Nobel Prize in medicine shared for work in immunology

Three scientists, including one who died just days ago, have been awarded the Nobel Prize in Physiology or Medicine 2011.

October 3, 2011



From left to right: Bruce A. Beutler, Jules A. Hoffmann and Ralph M. Steinman

The trio, from the US, Canada and Luxembourg, are the first of this year’s Nobel winners, and responsible for discovering key principles for the activation of the immune system.

Bruce A. Beutler and Jules A. Hoffmann were named as joint winners today for their discoveries in the field of innate immunity, while Ralph M. Steinman, who died on 30 September, was named as the third laureate for his discovery of the dendritic cell and its role in adaptive immunity.

Professor Beutler, who is from the US, is professor of genetics and immunology at The Scripps Research Institute, La Jolla; Dr Hoffmann, who is from Luxembourg, spent much of his career at the University of Strasbourg and is a former president of the French National Academy of Sciences; and Professor Steinman, who was Canadian, was professor of immunology at Rockefeller University in New York.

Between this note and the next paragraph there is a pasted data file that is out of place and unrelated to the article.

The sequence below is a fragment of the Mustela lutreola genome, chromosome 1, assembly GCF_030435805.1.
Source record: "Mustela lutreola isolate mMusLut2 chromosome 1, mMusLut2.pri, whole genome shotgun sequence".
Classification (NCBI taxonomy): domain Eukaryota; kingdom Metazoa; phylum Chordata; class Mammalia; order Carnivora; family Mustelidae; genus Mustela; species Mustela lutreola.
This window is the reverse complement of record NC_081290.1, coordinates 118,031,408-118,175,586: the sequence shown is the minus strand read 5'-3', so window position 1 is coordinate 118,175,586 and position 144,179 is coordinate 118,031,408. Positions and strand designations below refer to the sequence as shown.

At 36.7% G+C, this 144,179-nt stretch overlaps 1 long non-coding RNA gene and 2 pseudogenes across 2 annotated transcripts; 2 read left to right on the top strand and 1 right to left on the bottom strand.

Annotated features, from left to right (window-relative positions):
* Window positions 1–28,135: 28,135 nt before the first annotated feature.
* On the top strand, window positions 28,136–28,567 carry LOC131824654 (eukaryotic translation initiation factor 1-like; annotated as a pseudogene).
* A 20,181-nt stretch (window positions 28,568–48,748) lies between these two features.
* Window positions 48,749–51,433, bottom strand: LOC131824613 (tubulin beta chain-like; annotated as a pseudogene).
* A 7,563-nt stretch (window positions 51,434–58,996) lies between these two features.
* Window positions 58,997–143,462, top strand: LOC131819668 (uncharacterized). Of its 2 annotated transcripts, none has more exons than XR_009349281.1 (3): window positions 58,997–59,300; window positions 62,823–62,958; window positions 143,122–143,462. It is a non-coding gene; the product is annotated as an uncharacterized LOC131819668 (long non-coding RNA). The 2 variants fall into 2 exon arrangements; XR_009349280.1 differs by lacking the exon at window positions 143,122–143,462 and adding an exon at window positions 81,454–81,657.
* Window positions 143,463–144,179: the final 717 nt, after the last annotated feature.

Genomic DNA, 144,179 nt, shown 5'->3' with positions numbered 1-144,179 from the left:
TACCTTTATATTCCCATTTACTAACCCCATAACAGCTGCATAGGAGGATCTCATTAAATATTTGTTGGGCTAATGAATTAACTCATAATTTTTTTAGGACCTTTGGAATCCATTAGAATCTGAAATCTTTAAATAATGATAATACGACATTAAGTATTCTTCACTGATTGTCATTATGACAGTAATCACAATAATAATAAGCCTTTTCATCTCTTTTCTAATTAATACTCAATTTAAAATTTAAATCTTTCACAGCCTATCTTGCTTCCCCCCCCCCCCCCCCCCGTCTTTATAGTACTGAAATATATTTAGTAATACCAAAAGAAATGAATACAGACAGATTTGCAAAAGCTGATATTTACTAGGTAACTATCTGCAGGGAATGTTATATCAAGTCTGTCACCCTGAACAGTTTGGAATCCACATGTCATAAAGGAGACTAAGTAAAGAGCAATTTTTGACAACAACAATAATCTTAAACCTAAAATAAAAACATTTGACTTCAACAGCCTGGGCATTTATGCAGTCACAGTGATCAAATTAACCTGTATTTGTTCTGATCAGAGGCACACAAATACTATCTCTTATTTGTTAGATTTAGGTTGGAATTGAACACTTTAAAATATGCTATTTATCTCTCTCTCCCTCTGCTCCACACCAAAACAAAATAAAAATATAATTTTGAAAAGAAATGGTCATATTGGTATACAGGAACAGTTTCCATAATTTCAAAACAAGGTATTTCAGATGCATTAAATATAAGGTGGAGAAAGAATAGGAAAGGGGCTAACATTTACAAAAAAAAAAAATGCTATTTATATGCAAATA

All three winners were highlighted as contenders in the recent Nobel Prize predictions compiled by Thomson Reuters analyst David Pendlebury.

john.gill@tsleducation.com

You've reached your article limit.

Register to continue

Registration is free and only takes a moment. Once registered you can read a total of 3 articles each month, plus:

  • Sign up for the editor's highlights
  • Receive World University Rankings news first
  • Get job alerts, shortlist jobs and save job searches
  • Participate in reader discussions and post comments
Register

Have your say

Log in or register to post comments

Featured Jobs

Most Commented

Monster behind man at desk

Despite all that’s been done to improve doctoral study, horror stories keep coming. Here three students relate PhD nightmares while two academics advise on how to ensure a successful supervision

celebrate, cheer, tef results

Emilie Murphy calls on those who challenged the teaching excellence framework methodology in the past to stop sharing their university ratings with pride

Sir Christopher Snowden, former Universities UK president, attacks ratings in wake of Southampton’s bronze award

Reflection of man in cracked mirror

To defend the values of reason from political attack we need to be more discriminating about the claims made in its name, says John Hendry

But the highest value UK spin-off companies mainly come from research-intensive universities, latest figures show